Day 6: On a journey of discovery in and around Gyeongju
You have all day to explore South Korea’s former imperial capital, now a UNESCO World Heritage Site. The South Koreans themselves describe the Gyeongju area as a large open-air historical and cultural museum. Most of the historical finds and ruins date from the ancient Silla dynasty that ruled the Korean Peninsula for almost a thousand years. Explore the city’s temples, pagodas, tombs and statues. Outside of Gyeongju, you can visit the Seokguram Cave, filled with Buddha sculptures, and the Bulguksa Temple. ( F )
Day 7: By train from Gyeongju to Busan
Today, the journey continues by train to Busan, South Korea’s largest port city with beautiful beaches, Buddhist temples, markets and Shinsegae, the world’s allegedly largest department store. In Busan you have two nights at a guesthouse. ( F )
Day 8: On an adventure in Busan
You have a full day to explore Busan and there are plenty of things to experience in and around South Korea’s second largest city. Enjoy stunning views of the city from Busan Tower, take a dip in the locals on Haeundae Beach, shop at the Shinsegae Centum City Department Store, visit the Jagalchi Fish Market, explore the Gamcheon Culture Village and enjoy a Sundowner drink and a round of seafood at Noran Mahura. If you did not get your temple needs met in Gyeongju, then visit Beomeosa Temple and Haedong Yonggungsa Temple. In addition, you will find plenty of museums, cozy cafes and tasty fast food. ( F )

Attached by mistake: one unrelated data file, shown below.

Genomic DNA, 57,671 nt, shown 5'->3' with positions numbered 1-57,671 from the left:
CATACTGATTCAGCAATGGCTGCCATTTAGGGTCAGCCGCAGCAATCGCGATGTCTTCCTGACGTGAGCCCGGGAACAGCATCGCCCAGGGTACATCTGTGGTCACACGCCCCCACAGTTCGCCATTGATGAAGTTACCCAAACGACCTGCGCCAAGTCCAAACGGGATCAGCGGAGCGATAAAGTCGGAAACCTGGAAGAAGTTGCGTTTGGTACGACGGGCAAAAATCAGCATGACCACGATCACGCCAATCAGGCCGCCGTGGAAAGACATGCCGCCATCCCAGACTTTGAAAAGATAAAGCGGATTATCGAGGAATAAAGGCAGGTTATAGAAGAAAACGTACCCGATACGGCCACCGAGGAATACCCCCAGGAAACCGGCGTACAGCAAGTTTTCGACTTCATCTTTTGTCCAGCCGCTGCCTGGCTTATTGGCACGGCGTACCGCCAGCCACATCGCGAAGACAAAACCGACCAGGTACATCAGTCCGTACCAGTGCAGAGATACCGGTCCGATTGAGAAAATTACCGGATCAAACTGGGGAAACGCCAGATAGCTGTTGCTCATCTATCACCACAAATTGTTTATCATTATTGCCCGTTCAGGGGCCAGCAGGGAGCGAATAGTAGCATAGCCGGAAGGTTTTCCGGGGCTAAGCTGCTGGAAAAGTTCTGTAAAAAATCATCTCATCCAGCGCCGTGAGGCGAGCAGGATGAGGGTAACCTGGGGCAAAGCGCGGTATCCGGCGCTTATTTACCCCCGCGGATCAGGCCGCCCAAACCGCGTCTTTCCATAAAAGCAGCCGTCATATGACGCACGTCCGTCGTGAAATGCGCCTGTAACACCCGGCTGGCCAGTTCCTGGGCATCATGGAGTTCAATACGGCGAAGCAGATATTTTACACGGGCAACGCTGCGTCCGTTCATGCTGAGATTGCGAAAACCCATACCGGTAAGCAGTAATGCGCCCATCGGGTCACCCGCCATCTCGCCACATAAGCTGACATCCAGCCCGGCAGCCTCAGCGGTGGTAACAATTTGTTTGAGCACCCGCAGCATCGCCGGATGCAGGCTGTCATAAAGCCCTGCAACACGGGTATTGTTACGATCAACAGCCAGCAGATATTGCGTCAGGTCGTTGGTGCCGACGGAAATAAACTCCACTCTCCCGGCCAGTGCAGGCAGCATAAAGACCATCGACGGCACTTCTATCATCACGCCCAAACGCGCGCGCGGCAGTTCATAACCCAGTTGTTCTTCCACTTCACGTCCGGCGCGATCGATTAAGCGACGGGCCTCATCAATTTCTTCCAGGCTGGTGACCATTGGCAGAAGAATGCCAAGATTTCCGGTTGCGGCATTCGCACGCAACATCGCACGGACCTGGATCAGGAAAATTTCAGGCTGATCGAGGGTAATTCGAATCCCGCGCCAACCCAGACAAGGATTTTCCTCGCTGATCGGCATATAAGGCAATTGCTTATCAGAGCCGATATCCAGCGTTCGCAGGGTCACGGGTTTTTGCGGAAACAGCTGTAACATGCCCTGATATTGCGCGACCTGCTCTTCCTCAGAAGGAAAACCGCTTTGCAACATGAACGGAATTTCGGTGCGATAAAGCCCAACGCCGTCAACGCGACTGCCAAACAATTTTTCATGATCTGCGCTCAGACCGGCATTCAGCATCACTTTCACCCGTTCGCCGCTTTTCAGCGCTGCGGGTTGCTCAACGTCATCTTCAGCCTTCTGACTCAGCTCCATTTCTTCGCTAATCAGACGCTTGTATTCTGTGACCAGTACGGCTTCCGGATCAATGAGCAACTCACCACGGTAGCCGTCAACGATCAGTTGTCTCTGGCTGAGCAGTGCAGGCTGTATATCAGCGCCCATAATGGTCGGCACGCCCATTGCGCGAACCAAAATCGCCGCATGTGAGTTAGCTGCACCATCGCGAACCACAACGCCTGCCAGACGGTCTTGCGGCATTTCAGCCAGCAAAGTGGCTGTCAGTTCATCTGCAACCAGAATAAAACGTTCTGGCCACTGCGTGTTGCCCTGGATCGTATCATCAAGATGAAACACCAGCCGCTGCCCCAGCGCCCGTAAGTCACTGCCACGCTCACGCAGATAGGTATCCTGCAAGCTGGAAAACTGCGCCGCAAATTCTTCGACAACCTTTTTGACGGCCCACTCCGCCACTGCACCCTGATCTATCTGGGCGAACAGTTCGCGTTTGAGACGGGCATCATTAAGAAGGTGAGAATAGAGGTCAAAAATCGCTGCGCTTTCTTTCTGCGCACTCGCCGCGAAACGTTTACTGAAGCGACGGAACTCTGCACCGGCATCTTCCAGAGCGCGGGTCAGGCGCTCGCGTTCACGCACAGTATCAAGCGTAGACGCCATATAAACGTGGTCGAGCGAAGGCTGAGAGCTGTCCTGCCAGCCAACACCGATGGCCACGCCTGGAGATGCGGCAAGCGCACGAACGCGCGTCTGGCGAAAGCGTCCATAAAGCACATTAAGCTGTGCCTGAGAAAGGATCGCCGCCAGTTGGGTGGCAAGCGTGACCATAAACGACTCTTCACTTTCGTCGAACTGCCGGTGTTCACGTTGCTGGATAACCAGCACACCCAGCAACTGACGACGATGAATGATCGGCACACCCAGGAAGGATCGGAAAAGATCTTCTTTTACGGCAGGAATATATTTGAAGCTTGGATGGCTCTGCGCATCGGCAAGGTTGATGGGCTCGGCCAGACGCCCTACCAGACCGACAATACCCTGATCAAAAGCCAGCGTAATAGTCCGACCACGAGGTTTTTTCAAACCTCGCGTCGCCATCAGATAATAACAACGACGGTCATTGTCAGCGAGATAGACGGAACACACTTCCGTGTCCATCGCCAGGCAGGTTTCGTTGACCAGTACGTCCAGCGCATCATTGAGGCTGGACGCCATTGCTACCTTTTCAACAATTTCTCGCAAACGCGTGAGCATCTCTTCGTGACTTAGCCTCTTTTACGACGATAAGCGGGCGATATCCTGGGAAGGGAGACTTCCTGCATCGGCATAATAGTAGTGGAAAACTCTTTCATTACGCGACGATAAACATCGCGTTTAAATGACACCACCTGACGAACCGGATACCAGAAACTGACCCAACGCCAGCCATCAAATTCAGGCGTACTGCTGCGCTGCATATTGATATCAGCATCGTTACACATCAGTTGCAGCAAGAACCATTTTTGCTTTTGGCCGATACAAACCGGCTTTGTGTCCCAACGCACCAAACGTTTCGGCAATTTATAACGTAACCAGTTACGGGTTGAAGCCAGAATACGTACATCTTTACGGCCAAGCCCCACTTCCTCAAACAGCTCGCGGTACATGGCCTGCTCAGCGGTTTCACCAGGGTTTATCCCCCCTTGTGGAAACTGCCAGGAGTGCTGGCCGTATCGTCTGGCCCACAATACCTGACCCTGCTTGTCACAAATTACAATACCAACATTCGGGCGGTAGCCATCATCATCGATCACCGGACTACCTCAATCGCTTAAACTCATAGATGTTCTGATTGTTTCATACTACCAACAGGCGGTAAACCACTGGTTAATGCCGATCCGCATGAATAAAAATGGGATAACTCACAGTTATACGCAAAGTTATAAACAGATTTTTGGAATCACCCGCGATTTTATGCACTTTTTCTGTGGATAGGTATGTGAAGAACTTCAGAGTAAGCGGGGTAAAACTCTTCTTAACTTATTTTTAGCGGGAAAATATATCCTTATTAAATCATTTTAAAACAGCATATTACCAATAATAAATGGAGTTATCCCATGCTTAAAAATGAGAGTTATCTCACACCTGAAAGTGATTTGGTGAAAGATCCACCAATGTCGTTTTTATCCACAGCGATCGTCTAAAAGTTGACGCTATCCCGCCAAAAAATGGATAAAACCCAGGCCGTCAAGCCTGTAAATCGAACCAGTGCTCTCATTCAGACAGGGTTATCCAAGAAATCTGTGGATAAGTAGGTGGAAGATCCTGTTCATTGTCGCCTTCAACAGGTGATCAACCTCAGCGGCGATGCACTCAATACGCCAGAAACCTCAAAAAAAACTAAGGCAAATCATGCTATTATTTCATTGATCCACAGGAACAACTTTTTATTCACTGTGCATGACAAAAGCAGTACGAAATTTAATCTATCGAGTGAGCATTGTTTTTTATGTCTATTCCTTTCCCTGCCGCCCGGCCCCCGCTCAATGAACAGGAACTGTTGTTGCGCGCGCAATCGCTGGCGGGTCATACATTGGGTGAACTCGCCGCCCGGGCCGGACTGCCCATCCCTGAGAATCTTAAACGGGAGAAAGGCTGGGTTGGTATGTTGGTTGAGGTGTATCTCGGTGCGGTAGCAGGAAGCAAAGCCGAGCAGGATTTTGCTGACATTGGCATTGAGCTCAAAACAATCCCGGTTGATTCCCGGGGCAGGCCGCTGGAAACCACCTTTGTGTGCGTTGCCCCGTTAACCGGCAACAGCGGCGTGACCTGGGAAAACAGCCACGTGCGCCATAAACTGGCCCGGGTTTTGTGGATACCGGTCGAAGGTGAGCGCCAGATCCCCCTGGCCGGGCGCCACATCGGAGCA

Day 9: By ferry from Busan to Fukuoka
You have the whole day yourself in Busan before you take the ferry to Japan in the evening. You have a private cabin booked on the ferry. ( F )
Day 10: Arrival in Fukuoka and by train to Hiroshima
You arrive early in the morning at Fukuoka in Japan and at eight in the morning you disembark. From the port you can take a ferry to the train station, where you activate your Japan Rail Pass and continue your journey by train to the city of Hiroshima – a city marked by the explosion of the first atomic bomb in 1945. Since then, Hiroshima has distinguished itself by promoting peace and elimination of nuclear weapons. A walk through the peace park, the children’s peace monument and the nuclear dome, the remaining skeleton of an industrial hall located right where the bomb exploded, as well as a visit to the peace museum, are all strong reminders of human power and how to choose to use it, or never again.
Day 11: Discover Hiroshima
You have the day yourself in Hiroshima. It is possible to go to the island of Miyajima, one of Japan’s most scenic areas. Here you can experience the floating red Torii gate, temples, charming streets and wildlife (monkeys, raccoons and deer). ( F )
Day 12: By train from Hiroshima to Kyoto
Today the trip to Kyoto goes by train. Kyoto is the former imperial capital and home to the country’s largest cultural treasures. The city is a central experience on every visit to Japan and offers some of the country’s most magnificent and hundreds of years old temples. There are said to be 2,000 temples, shrines, palaces, museums and traditional gardens in Kyoto. ( F )